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Slopestyle, aerials, ski cross, halfpipe, alpine, freestyle … if the Winter Olympics have given us anything, it’s been dramatic, acrobatic, seemingly impossible athleticism to wonder at – and any number of spectacular crashes and falls that reinforce the risks these athletes take every time they gear up for training and competition.

Some concerns have been expressed during the Games that the neither the FIS (the International Ski Federation responsible for skiing and snowboarding) nor the International Olympic Committee (the supreme authority for the Olympic movement) require independent neurological assessment for those athletes that suffer concussion.

Concussion protocols do exist, but they are in effect recommendations.  It’s up to the team doctor and the athlete to decide if they are fit to return to the slopes; there are no rules about who makes the assessment, and no protocol to be cleared before any athlete returns to competition.

Given the focus on sports-related concussions across the world in recent years – brought into the spotlight particularly by the NFL – it’s hard to believe that such a high profile event as the Winter Games wouldn’t be used as an opportunity to promote greater concern for and awareness of brain injury.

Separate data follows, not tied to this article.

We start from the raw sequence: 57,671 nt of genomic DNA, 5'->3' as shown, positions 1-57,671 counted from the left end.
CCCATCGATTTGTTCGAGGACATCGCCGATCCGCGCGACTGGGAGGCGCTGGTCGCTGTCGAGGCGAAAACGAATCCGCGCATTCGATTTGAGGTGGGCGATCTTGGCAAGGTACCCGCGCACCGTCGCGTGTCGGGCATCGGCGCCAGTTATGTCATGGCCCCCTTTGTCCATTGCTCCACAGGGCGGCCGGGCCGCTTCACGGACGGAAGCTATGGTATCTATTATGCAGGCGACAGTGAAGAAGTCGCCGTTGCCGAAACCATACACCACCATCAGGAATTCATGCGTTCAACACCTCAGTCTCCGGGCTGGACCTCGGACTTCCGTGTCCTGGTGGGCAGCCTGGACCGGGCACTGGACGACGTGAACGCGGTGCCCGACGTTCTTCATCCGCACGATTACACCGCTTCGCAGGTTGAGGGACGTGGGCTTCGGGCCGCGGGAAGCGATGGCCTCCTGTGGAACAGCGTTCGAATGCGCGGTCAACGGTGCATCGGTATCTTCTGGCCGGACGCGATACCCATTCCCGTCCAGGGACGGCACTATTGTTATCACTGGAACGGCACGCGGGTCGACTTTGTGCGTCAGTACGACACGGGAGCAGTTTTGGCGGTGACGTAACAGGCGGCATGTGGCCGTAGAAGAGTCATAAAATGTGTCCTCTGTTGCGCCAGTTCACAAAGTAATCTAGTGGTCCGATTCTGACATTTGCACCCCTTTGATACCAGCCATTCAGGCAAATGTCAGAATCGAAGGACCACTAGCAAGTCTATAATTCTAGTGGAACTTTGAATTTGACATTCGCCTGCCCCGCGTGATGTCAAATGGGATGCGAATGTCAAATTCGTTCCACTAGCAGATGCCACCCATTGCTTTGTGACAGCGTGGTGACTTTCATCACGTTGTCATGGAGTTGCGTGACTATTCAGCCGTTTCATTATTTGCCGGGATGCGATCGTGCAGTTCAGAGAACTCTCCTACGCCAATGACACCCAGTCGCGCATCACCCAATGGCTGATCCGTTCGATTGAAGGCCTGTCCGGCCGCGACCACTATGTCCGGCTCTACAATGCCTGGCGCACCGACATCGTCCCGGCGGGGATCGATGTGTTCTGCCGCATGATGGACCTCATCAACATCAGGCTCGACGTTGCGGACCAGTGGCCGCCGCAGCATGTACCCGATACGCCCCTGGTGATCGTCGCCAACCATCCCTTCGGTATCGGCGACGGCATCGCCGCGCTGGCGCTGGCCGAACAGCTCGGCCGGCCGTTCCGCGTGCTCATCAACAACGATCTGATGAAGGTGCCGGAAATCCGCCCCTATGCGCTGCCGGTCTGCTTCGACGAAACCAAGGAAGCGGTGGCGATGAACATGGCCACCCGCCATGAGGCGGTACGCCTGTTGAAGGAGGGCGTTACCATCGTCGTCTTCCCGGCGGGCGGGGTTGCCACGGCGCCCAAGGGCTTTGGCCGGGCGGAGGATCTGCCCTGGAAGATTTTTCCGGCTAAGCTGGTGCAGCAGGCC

Mathilde Gremaud put down several more slopestyle runs just 36 hours after hitting her head during a training run. Her fall was bad enough that she was taken to the hospital for tests, but she was cleared to compete. She took the silver medal, but some say that her biggest achievement was not causing further damage.

The long game

British freestyle skier Rowan Cheshire suffered a serious concussion in training immediately before the Sochi Olympics in 2014. It was months before she was back on skis, but another concussion towards the end of 2014 left her suffering anxiety and depression and she walked away from training for another six months and only returned to competition in 2016.

In PyeongChang this week, she achieved seventh place in the women’s ski halfpipe competition, which is an immense tribute to her resilience and recovery.

Professional snowboarder Kevin Pearce wasn’t able to return to competition.  He suffered a traumatic brain injury whilst training for the 2010 Olympics which led to years of rehabilitation. He had to relearn motor skills, improve his memory and learn how to function day-to-day. He still has trouble with his vision. But he still rides his board.  And works with a charitable foundation that promotes awareness of brain injury.

See this article for more information.

And this one.

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